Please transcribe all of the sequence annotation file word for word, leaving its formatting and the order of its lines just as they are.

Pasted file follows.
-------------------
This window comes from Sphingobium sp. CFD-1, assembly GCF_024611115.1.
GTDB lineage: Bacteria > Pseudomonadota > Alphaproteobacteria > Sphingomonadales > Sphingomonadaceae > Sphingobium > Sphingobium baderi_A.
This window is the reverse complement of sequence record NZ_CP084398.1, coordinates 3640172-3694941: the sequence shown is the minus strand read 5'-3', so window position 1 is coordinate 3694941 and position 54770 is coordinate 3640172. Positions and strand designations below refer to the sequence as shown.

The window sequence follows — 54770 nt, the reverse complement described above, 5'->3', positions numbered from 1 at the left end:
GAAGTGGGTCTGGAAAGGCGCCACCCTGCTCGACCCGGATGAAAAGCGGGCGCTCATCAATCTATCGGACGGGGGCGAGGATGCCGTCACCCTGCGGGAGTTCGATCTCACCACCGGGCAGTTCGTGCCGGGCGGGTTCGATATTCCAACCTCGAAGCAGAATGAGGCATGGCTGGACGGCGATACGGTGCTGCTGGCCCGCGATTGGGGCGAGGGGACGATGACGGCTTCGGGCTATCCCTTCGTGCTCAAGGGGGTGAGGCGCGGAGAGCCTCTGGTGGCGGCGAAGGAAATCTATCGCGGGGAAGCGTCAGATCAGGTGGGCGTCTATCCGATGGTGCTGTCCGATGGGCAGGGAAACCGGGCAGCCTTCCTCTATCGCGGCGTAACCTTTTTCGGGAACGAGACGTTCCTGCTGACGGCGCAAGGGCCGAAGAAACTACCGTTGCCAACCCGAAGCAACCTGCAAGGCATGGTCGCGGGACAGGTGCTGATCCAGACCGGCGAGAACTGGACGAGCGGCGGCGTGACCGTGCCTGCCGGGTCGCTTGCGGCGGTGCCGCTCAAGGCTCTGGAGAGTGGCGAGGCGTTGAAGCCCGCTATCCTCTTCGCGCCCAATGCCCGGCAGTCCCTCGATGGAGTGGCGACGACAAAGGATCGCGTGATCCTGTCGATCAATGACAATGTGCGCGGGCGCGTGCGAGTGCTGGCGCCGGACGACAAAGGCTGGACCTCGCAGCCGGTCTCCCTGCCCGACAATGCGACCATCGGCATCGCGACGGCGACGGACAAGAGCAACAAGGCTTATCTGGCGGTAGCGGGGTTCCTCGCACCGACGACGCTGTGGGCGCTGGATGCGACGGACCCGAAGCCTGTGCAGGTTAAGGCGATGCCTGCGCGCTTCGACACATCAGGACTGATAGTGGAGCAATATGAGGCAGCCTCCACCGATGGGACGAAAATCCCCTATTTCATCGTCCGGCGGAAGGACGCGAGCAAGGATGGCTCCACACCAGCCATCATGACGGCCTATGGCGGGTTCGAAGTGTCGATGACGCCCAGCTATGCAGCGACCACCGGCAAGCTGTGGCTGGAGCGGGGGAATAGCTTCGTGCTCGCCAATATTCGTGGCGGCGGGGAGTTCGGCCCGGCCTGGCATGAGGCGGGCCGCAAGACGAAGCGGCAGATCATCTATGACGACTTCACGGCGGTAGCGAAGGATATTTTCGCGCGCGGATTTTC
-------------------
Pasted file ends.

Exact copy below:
This window comes from Sphingobium sp. CFD-1, assembly GCF_024611115.1.
GTDB lineage: Bacteria > Pseudomonadota > Alphaproteobacteria > Sphingomonadales > Sphingomonadaceae > Sphingobium > Sphingobium baderi_A.
This window is the reverse complement of sequence record NZ_CP084398.1, coordinates 3640172-3694941: the sequence shown is the minus strand read 5'-3', so window position 1 is coordinate 3694941 and position 54770 is coordinate 3640172. Positions and strand designations below refer to the sequence as shown.

The window sequence follows — 54770 nt, the reverse complement described above, 5'->3', positions numbered from 1 at the left end:
GAAGTGGGTCTGGAAAGGCGCCACCCTGCTCGACCCGGATGAAAAGCGGGCGCTCATCAATCTATCGGACGGGGGCGAGGATGCCGTCACCCTGCGGGAGTTCGATCTCACCACCGGGCAGTTCGTGCCGGGCGGGTTCGATATTCCAACCTCGAAGCAGAATGAGGCATGGCTGGACGGCGATACGGTGCTGCTGGCCCGCGATTGGGGCGAGGGGACGATGACGGCTTCGGGCTATCCCTTCGTGCTCAAGGGGGTGAGGCGCGGAGAGCCTCTGGTGGCGGCGAAGGAAATCTATCGCGGGGAAGCGTCAGATCAGGTGGGCGTCTATCCGATGGTGCTGTCCGATGGGCAGGGAAACCGGGCAGCCTTCCTCTATCGCGGCGTAACCTTTTTCGGGAACGAGACGTTCCTGCTGACGGCGCAAGGGCCGAAGAAACTACCGTTGCCAACCCGAAGCAACCTGCAAGGCATGGTCGCGGGACAGGTGCTGATCCAGACCGGCGAGAACTGGACGAGCGGCGGCGTGACCGTGCCTGCCGGGTCGCTTGCGGCGGTGCCGCTCAAGGCTCTGGAGAGTGGCGAGGCGTTGAAGCCCGCTATCCTCTTCGCGCCCAATGCCCGGCAGTCCCTCGATGGAGTGGCGACGACAAAGGATCGCGTGATCCTGTCGATCAATGACAATGTGCGCGGGCGCGTGCGAGTGCTGGCGCCGGACGACAAAGGCTGGACCTCGCAGCCGGTCTCCCTGCCCGACAATGCGACCATCGGCATCGCGACGGCGACGGACAAGAGCAACAAGGCTTATCTGGCGGTAGCGGGGTTCCTCGCACCGACGACGCTGTGGGCGCTGGATGCGACGGACCCGAAGCCTGTGCAGGTTAAGGCGATGCCTGCGCGCTTCGACACATCAGGACTGATAGTGGAGCAATATGAGGCAGCCTCCACCGATGGGACGAAAATCCCCTATTTCATCGTCCGGCGGAAGGACGCGAGCAAGGATGGCTCCACACCAGCCATCATGACGGCCTATGGCGGGTTCGAAGTGTCGATGACGCCCAGCTATGCAGCGACCACCGGCAAGCTGTGGCTGGAGCGGGGGAATAGCTTCGTGCTCGCCAATATTCGTGGCGGCGGGGAGTTCGGCCCGGCCTGGCATGAGGCGGGCCGCAAGACGAAGCGGCAGATCATCTATGACGACTTCACGGCGGTAGCGAAGGATATTTTCGCGCGCGGATTTTC